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Professional Paper 1650-E

Atlas of Relations Between Climatic Parameters and Distributions of Important Trees and Shrubs in North America— Ecoregions of North America


The term "ecoregion" is used to denote a mappable generalized complex of ecosystem and associated abiotic factors (Loveland and Merchant, 2004). In North America, a variety of ecoregion classification systems are being used by land-management agencies and conservation groups as the organizational frameworks for planning and resource-management programs. Climate is a major control on the distributions of plant species that are, in large part, the basis for defining ecoregions and mapping their boundaries. Three of the preceding volumes of this atlas (Thompson and others, 1999a, 1999b, 2000) explored the continental-scale relations between climate and the geographic ranges of woody plant species in North America. The fourth volume (Thompson and others, 2006) examined the relations between climate and plant species' ranges in Alaska, along with an exploration of the climatic characteristics of ecoregions within this State.

This volume examines the relations between climate and the distributions of (1) Küchler's (1985) "potential natural vegetation" categories for the 48 contiguous States of the United States of America, (2) Bailey's (1997, 1998) ecoregions of North America, and (3) World Wildlife Fund's (Ricketts and others, 1999) ecoregions of North America. The Küchler "potential natural vegetation" categories were defined prior to the development of the concept of ecoregions; for the sake of simplicity, we refer to those categories as ecoregions in this volume. For these analyses, we constructed a 25-km equal-area grid of modern climatic and bioclimatic parameters for North America from instrumental weather records. We generated a digital representation of the geographic distribution of each ecoregion from published sources, and the presence or absence of each ecoregion was then determined for each point on the 25-km grid, thus providing a basis for comparison of the climatic data with the geographic distribution of each ecoregion. The climatic (mean January, July, and annual temperature and precipitation) and bioclimatic data used here are the same as those used in the previous volumes of this atlas (see Thompson and others, 1999a for methodology). The bioclimatic parameters are mean temperature of the coldest month (MTCO), growing degree days on a 5°C base (GDD5), and a moisture index that equals actual evaporation divided by potential evaporation (AE/PE). The relations between climate and these distributions are presented in graphical and tabular form. As described in Thompson and others (1999a), the tables provide the range, quartile, and other data for each ecoregion in regard to each climate parameter. For ecoregions with five or fewer grid points, only the minimum and maximum values are given for each parameter (and asterisks are shown for the other values).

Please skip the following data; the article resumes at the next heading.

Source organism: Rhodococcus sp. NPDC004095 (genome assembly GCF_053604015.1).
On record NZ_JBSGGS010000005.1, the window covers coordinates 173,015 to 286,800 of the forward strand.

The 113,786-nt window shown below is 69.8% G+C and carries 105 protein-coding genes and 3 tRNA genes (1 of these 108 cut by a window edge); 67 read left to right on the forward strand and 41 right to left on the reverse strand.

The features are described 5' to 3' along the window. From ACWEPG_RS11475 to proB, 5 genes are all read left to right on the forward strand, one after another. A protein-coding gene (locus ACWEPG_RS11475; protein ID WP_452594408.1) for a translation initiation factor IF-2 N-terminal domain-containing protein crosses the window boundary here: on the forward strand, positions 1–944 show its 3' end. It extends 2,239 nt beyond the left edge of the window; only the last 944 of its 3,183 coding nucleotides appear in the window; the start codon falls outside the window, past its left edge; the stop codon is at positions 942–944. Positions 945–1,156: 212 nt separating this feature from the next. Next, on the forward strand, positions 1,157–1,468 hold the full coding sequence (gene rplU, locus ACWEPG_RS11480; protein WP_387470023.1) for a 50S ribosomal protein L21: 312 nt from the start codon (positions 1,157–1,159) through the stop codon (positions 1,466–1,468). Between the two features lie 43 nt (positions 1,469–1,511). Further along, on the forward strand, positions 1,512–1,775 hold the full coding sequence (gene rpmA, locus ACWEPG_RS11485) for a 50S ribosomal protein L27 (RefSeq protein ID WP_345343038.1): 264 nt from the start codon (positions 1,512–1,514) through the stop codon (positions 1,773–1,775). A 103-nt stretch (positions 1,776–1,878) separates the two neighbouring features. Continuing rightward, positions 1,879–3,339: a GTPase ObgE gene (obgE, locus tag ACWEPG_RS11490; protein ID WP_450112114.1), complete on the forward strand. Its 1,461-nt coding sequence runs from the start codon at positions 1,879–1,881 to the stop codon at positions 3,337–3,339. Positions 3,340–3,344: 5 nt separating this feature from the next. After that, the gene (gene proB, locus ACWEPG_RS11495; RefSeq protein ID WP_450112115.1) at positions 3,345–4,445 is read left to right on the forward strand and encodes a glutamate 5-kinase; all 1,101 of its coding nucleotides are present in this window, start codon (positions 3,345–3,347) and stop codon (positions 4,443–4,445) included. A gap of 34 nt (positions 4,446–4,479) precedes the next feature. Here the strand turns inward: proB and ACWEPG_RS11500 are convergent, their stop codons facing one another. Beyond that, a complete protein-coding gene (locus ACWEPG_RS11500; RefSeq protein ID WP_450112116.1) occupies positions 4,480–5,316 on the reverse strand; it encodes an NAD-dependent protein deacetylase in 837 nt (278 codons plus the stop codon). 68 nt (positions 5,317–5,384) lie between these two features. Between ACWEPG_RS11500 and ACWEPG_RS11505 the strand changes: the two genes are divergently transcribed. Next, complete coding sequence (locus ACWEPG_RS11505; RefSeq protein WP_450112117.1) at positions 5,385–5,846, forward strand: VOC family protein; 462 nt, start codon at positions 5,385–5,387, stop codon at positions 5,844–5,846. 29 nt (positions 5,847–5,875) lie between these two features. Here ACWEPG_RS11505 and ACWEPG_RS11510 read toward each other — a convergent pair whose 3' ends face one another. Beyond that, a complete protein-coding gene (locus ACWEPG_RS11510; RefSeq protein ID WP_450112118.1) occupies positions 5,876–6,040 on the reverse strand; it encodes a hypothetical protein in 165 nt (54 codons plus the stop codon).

This volume has five sections: (1) this Introduction, (2) index maps of the gridded distributions of the ecoregions under each of the three classification systems, (3) graphical displays for each ecoregion that include univariate, bivariate, and trivariate plots of the presence or absence of the entity in relation to climatic and bioclimatic variables, (4) histograms that display the percentage of the total number of grid points for the ecoregion that occur within a specified range of each climatic or bioclimatic variable, and (5) tables that permit users to obtain quantitative information on the relations between the distribution of each ecoregion and climatic or bioclimatic parameters (these tables are in Microsoft Excel format and are designed to be opened independently, instead of viewed in a web browser).

The figures included in the Graphical Displays and Histograms sections of this volume are in Adobe Acrobat format (PDF); the latest version of Adobe Reader or similar software is required to view it. Download the latest version of Adobe Reader, free of charge.

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